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Building the Fence

9 July 2012

Last year, the deer tore through the 8-foot high nylon mesh fence around my garden and pillaged everything.  They ripped up a dozen tomato plants and two dozen pepper plants by the roots, stripped most other vegetables of all their leaves, and even ate the hot peppers.  They left some herbs and the eggplant, which apparently are unappetizing.  People farther in the city say there just aren’t that many deer to worry about, and people farther out in the country say the deer won’t come that close to their house.  I guess that right here at the edge of the city, with suburban expansion all around us, the deer are more bold out of necessity.  I realized this year I would have to build a sturdier and more permanent fence or give up on growing anything deer will eat.

Since my parents own the land, I pitched to them the idea of a permanent or semi-permanent fence around the garden plot.  They’ve always had it demarcated with landscaping timbers and border plants, but in years past there wasn’t a need for a deer fence.  We discussed quite a number of plans, various construction materials and plot sizes, and eventually settled on a 16×32 foot fence with a height of 10 feet, with a permanent section made of wood and metal grid fencing and a detachable semi-permanent section made of aluminum poles and plastic nets.  My father decided he wanted the permanent section to mimic the fence around the pasture for aesthetic congruity.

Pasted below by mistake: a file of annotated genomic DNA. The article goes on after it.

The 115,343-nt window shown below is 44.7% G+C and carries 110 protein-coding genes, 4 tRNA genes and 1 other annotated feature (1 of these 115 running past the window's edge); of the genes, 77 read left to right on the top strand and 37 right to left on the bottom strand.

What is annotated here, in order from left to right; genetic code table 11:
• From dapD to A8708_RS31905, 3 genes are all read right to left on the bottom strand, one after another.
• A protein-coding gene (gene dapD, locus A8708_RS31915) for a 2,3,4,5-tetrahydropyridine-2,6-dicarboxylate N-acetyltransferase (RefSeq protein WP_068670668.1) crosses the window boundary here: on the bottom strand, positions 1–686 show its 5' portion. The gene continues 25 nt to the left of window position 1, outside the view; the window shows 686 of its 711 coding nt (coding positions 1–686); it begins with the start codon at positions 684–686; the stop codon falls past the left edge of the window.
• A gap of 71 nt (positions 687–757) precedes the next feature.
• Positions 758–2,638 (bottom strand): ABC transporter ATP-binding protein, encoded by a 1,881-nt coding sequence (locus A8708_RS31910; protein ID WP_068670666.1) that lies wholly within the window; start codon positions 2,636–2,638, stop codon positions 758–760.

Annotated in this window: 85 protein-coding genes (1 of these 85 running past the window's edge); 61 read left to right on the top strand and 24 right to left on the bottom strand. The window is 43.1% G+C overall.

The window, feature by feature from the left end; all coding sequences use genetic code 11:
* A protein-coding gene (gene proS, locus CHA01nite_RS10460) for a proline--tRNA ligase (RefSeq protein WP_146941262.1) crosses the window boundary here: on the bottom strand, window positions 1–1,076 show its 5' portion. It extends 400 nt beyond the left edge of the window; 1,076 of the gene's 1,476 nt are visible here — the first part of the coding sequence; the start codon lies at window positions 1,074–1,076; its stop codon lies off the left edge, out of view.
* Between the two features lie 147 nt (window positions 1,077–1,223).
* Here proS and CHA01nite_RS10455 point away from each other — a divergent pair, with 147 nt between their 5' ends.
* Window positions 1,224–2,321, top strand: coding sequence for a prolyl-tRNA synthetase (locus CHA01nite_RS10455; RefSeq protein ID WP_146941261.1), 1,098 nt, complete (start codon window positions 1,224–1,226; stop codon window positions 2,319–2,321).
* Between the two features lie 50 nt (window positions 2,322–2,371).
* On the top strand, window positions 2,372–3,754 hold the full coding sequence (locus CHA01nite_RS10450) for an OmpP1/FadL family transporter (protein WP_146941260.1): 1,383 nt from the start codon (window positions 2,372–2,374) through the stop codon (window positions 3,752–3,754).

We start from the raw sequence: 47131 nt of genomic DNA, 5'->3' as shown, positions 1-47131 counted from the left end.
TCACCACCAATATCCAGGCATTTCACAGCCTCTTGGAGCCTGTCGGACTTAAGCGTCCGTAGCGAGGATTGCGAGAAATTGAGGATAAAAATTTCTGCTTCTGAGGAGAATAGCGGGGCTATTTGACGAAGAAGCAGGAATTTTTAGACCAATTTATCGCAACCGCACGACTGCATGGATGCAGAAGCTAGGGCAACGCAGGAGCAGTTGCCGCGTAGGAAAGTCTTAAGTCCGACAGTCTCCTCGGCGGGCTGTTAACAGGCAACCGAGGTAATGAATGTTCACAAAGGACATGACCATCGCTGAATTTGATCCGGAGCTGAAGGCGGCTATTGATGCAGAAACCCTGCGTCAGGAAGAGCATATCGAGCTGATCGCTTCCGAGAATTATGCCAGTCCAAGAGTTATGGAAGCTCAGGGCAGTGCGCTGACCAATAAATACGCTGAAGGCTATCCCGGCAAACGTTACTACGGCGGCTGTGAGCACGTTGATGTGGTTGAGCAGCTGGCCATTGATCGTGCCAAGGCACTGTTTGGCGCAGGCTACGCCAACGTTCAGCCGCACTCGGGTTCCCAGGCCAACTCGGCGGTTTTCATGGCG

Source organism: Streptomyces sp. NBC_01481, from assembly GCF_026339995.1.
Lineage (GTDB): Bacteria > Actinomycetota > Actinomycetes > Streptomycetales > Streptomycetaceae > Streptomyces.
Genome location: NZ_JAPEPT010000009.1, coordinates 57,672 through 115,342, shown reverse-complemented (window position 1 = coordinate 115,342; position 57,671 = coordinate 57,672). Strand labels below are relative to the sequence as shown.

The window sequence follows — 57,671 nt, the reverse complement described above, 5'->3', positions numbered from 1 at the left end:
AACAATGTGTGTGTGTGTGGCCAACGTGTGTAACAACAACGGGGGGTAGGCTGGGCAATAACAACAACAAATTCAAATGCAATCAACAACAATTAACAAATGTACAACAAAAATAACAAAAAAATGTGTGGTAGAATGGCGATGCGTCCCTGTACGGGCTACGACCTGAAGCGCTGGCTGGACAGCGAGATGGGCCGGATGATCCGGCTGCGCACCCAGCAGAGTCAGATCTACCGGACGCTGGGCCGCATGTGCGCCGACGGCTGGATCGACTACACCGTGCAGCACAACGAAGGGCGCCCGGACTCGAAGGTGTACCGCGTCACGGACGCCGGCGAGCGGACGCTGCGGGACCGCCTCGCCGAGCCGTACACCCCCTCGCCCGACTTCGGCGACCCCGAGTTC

Had I been left entirely to my own devices, I would have build the fence out of unwanted bamboo and abandoned construction materials, and possibly new plastic nets.  Bamboo is a great construction material; I’ve built a few things with it in the past, including tomato cages and clotheslines.  In this part of the country, it’s also an invasive weed, so I can usually acquire it at no monetary expense.  The landowner of a plot of bamboo often will permit me to harvest some for free, and if not, can usually be persuaded with a barter of manual labor or fresh produce from my garden (the sheer volume and diversity of basil my garden produces is usually a very convincing trade).

First we dug postholes using two different tools, a rental gas-powered augur and an old post-hole digger originally owned by my grandfather.  I had hoped to avoid using any gas-powered tools in this garden, but digging the holes manually in this compacted clay soil would have taken weeks.  First, we dug the hole with the augur, then the post-hole digger to clean out the hole and deepen or widen it with greater precision.  The augur broke several times during use, and was loud and unwieldy, but it still got the job done in only two days as opposed to weeks.  We used less than two gallons of gasoline.

Next, we inserted the posts, filled in the rest of the holes with dirt, and tamped them in place, all while measuring the level of the post to keep it perfectly vertical.  “Tamping” is a word I’d never heard before.  Apparently it involves adding a few inches of dirt, then pounding them with a wide stick, then repeating the process until the hole is full.  It was effective and didn’t require any concrete foundations.